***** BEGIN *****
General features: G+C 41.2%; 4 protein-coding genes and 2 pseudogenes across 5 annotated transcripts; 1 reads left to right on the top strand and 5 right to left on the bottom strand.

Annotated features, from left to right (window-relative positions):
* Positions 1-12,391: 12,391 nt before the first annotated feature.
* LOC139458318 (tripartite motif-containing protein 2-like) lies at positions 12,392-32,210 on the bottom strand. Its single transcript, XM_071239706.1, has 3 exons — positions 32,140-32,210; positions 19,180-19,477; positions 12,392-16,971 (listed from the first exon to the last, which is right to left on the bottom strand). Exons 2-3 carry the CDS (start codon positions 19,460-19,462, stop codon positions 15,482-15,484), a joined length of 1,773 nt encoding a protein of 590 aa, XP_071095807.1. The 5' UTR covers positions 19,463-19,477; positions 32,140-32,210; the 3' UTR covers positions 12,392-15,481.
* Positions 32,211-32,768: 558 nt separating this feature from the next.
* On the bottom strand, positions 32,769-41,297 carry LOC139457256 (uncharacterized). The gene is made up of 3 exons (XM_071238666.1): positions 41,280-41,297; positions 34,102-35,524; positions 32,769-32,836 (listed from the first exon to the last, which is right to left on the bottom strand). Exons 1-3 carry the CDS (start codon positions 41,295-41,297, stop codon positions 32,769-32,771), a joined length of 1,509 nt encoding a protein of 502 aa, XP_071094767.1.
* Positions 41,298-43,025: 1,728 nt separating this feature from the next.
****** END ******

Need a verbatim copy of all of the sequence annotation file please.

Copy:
General features: G+C 41.2%; 4 protein-coding genes and 2 pseudogenes across 5 annotated transcripts; 1 reads left to right on the top strand and 5 right to left on the bottom strand.

Annotated features, from left to right (window-relative positions):
* Positions 1-12,391: 12,391 nt before the first annotated feature.
* LOC139458318 (tripartite motif-containing protein 2-like) lies at positions 12,392-32,210 on the bottom strand. Its single transcript, XM_071239706.1, has 3 exons — positions 32,140-32,210; positions 19,180-19,477; positions 12,392-16,971 (listed from the first exon to the last, which is right to left on the bottom strand). Exons 2-3 carry the CDS (start codon positions 19,460-19,462, stop codon positions 15,482-15,484), a joined length of 1,773 nt encoding a protein of 590 aa, XP_071095807.1. The 5' UTR covers positions 19,463-19,477; positions 32,140-32,210; the 3' UTR covers positions 12,392-15,481.
* Positions 32,211-32,768: 558 nt separating this feature from the next.
* On the bottom strand, positions 32,769-41,297 carry LOC139457256 (uncharacterized). The gene is made up of 3 exons (XM_071238666.1): positions 41,280-41,297; positions 34,102-35,524; positions 32,769-32,836 (listed from the first exon to the last, which is right to left on the bottom strand). Exons 1-3 carry the CDS (start codon positions 41,295-41,297, stop codon positions 32,769-32,771), a joined length of 1,509 nt encoding a protein of 502 aa, XP_071094767.1.
* Positions 41,298-43,025: 1,728 nt separating this feature from the next.